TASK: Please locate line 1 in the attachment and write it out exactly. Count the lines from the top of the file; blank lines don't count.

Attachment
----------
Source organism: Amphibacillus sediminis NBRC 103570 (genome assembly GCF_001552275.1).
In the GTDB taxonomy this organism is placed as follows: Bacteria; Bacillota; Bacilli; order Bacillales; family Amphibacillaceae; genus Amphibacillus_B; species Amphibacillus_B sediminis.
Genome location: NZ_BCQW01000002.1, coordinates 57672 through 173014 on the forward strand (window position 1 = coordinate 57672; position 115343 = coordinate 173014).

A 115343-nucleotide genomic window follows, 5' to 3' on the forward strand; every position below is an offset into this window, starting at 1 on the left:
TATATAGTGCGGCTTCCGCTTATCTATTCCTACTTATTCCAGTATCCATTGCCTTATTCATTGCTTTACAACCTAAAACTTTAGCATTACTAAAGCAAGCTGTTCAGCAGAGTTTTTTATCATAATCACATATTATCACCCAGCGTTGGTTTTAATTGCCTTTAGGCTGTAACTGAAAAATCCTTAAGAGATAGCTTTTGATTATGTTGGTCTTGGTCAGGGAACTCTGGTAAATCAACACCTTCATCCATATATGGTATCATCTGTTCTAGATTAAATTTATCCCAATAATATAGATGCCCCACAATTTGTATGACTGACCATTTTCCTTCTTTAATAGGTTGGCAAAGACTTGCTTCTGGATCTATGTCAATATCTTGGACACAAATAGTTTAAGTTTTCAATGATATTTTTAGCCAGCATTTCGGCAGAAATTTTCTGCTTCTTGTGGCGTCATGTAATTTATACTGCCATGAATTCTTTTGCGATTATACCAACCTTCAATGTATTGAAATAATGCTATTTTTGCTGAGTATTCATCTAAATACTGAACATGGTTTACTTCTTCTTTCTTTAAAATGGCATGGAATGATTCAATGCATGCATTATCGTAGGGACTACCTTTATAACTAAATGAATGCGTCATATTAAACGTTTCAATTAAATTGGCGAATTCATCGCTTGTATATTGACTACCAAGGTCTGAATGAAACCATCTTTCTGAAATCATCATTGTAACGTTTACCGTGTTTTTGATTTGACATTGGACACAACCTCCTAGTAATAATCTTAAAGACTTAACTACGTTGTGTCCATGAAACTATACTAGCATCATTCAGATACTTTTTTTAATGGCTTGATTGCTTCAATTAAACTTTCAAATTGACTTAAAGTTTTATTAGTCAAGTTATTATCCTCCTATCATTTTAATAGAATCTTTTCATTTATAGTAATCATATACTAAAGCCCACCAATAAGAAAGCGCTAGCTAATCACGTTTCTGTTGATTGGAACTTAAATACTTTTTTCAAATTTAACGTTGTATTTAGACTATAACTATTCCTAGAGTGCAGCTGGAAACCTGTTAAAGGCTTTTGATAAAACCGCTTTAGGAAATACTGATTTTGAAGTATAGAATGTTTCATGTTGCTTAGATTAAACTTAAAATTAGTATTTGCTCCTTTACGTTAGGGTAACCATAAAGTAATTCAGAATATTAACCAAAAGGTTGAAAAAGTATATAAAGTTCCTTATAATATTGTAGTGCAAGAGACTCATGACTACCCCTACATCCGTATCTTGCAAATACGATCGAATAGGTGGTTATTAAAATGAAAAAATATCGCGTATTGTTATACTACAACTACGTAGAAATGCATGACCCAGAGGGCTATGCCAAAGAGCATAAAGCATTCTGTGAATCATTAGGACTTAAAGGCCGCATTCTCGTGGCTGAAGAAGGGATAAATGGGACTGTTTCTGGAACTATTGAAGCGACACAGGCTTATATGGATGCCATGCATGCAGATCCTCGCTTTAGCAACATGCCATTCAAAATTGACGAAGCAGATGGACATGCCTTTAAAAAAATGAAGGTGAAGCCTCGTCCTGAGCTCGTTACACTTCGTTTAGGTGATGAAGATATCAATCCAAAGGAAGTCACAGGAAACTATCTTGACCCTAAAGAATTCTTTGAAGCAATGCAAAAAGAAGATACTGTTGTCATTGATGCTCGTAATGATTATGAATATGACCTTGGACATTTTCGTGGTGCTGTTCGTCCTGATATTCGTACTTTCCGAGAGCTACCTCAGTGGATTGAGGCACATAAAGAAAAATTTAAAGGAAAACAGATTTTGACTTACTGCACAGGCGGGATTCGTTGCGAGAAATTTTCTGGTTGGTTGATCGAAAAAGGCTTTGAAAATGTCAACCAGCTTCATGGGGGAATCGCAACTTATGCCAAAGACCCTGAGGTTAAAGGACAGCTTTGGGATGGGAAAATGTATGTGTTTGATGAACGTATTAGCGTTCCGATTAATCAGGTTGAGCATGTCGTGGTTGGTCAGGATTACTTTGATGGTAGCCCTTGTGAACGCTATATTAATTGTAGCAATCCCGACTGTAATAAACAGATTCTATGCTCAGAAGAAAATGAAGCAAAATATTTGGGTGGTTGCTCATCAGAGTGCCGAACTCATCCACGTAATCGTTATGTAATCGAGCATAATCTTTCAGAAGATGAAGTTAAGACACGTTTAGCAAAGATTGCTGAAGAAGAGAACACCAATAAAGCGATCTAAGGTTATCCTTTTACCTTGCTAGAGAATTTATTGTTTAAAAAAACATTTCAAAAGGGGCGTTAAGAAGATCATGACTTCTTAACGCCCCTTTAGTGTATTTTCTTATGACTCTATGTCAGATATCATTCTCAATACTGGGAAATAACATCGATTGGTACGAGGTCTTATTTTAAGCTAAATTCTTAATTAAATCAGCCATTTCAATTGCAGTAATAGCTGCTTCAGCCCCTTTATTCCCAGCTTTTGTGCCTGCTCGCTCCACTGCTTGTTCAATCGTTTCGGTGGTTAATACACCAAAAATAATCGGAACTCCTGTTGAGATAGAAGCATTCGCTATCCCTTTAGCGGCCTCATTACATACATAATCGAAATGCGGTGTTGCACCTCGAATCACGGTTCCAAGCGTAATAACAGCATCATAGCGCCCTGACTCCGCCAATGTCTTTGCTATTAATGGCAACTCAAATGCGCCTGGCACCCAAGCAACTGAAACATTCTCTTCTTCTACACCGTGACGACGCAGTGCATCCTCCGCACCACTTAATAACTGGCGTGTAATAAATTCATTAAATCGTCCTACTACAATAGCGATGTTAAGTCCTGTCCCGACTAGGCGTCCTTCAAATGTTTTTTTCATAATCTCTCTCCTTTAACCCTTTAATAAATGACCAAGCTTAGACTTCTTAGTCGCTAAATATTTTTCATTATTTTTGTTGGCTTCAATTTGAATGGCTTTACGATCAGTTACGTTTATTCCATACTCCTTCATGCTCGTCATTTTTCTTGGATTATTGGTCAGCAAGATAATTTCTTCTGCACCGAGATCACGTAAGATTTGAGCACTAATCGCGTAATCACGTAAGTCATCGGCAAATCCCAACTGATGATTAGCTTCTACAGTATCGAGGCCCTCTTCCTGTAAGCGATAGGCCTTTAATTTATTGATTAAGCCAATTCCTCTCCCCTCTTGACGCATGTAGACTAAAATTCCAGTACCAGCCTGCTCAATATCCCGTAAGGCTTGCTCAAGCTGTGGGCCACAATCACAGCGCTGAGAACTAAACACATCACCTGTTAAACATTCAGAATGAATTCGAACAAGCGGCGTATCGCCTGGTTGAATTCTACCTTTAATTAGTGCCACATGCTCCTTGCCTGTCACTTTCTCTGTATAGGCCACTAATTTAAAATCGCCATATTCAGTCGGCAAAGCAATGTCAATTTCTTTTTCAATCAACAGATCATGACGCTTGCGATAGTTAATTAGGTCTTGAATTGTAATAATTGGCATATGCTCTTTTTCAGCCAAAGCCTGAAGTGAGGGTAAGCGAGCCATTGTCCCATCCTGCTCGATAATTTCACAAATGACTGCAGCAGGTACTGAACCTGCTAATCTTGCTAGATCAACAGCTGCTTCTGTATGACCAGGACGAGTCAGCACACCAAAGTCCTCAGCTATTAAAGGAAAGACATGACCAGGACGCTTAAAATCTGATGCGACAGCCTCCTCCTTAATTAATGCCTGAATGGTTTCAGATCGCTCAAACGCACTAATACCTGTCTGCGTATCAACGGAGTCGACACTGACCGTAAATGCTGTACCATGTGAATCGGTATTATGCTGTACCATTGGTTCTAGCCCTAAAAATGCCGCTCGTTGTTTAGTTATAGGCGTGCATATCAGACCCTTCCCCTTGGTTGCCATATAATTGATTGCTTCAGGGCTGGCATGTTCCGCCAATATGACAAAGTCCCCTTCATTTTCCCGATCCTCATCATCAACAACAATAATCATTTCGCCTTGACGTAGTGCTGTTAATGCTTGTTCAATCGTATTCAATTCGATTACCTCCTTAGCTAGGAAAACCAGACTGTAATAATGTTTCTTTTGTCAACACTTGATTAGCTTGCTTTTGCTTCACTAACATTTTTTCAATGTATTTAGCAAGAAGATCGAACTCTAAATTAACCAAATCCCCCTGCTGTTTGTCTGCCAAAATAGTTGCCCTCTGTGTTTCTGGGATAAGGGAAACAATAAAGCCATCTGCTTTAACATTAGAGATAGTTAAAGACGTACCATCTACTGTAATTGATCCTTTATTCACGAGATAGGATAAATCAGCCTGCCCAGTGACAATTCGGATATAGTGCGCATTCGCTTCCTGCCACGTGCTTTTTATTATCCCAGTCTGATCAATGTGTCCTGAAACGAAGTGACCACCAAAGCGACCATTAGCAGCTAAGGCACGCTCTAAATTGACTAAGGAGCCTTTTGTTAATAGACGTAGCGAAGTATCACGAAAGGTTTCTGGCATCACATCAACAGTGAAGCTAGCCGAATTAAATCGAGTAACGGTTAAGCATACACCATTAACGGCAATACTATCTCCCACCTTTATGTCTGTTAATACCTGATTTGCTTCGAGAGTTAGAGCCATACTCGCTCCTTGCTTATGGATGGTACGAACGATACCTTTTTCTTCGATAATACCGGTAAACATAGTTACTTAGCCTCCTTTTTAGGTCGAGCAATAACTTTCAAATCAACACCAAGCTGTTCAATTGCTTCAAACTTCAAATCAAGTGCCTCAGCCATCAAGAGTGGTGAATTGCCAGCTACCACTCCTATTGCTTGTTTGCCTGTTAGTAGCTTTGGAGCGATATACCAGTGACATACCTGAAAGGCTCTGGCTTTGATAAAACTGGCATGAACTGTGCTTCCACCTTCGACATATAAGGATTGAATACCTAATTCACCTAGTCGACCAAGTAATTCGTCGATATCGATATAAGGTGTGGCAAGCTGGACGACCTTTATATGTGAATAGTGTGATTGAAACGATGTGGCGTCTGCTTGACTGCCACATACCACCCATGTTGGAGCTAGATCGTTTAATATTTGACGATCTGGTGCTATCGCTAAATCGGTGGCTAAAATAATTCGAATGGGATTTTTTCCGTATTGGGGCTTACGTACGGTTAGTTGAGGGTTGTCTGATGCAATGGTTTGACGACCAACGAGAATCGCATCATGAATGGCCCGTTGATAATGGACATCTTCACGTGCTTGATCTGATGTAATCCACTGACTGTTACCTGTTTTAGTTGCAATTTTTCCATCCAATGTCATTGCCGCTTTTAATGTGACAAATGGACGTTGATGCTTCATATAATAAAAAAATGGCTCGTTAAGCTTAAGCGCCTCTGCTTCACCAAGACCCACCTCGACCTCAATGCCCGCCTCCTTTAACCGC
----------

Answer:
Source organism: Amphibacillus sediminis NBRC 103570 (genome assembly GCF_001552275.1).